Rediscovered: The Poet Jack

It’s been mentioned before on These Mean Streets, but among the numerous hobbies and preoccupations — Autograph Hound, Two-Gun Bob fan — of Brian Leno, he’s got an interest in Ripperology, and herewith marks a grim anniverary:

On September 30, 1888,  one hundred thirty-two years ago, Jack the Ripper killed two women, Elizabeth Stride and Catherine Eddowes. The ladies were not murdered at the same time. 

Stride went first, with the Ripper, perhaps through fear of discovery, being forced to leave her body before he could work his usual mutilation upon it. Eddowes, found about 45 minutes after Stride, was not so lucky. 

The Ripper was not too kind with her body and had time to work his trademark hideous transformations on the corpse.

This double murder has become known, to Ripperologists, as the “double event.”

Of course no one knows who the Ripper was, although many candidates have been brought forth, and one of these names is Francis Thompson, poet, author of “The Hound of Heaven.”

Around the time that Jack was roaming the streets of Whitechapel, Thompson was suffering an addiction to opium and was pretty down and out. He was rescued by an unnamed prostitute, with the proverbial heart of gold.

According to the story she let Thompson share her rooms, and provided him with food. When she realized he had the makings of a great poet she left him, not wanting to stand in the way of his chance at happiness.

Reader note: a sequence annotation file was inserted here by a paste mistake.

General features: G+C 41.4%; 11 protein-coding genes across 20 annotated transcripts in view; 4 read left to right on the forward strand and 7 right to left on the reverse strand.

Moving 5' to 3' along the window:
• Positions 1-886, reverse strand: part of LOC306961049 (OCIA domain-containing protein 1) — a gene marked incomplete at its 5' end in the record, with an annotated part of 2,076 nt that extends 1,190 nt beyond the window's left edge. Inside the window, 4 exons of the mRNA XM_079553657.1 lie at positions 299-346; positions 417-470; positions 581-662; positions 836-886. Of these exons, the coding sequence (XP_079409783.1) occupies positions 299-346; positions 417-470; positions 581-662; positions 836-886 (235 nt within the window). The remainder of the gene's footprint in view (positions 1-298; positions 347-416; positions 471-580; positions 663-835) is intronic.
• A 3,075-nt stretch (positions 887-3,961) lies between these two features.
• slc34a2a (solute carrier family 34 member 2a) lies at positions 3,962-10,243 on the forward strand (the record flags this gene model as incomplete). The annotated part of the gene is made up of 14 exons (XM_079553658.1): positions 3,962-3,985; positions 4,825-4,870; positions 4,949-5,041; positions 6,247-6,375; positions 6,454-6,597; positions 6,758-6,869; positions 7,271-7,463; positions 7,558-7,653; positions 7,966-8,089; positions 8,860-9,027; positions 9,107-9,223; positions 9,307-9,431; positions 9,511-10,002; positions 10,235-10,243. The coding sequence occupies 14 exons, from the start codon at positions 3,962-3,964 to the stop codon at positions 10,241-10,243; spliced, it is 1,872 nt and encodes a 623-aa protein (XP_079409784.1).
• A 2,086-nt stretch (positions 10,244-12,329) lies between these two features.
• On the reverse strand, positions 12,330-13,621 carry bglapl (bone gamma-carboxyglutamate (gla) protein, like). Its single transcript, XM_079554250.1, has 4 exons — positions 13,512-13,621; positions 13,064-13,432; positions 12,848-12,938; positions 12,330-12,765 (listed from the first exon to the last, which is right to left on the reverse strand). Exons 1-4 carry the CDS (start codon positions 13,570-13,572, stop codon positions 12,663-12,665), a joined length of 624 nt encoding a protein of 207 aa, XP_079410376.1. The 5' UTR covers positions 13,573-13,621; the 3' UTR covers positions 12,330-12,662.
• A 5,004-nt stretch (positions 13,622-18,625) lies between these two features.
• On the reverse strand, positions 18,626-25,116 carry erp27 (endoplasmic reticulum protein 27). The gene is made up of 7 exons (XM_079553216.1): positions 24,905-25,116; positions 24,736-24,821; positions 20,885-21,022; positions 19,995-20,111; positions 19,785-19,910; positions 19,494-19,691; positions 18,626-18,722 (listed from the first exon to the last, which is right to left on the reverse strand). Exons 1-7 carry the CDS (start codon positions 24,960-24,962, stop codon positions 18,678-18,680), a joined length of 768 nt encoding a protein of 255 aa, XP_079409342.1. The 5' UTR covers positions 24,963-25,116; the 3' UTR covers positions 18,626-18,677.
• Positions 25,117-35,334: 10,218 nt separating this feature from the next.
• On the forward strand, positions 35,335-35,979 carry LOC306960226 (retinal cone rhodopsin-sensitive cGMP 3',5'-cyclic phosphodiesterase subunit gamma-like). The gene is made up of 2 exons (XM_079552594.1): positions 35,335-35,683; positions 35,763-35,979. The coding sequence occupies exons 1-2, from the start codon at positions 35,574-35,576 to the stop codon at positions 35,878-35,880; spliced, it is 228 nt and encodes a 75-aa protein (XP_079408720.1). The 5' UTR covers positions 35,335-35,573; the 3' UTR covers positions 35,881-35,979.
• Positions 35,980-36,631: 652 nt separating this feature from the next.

She disappeared and Thompson never told anyone her name.

Some other stories, a bit more sinister, postulate that she vanished, but it was under the knife of the Ripper–perhaps one of Thompson’s first kills.

Of course this is hogwash, but it makes for an interesting story. Jack’s true identity, hopefully, will always remain unknown.

The book pictured is the first edition of Thompson’s Poems, from 1893. It has a Slipcase and two bookplates, Reverend Paul J. Barry and William Crampton.

But the most interesting thing is what one of these gentlemen affixed to the book with a little glue. It’s a library ticket from February 16, 1901 with Francis Thompson asking to look at a copy of a book by E. T. Hoffmann.

As you can see it bears Thompson’s signature, and I think that’s great. Only example of his autograph I’ve come across, but I would guess he’s signed a few things — all authors of books have signed copies floating around but this is the first I’ve seen of Thompson’s.

So there you go, Jack the Ripper’s signature. Or maybe not.

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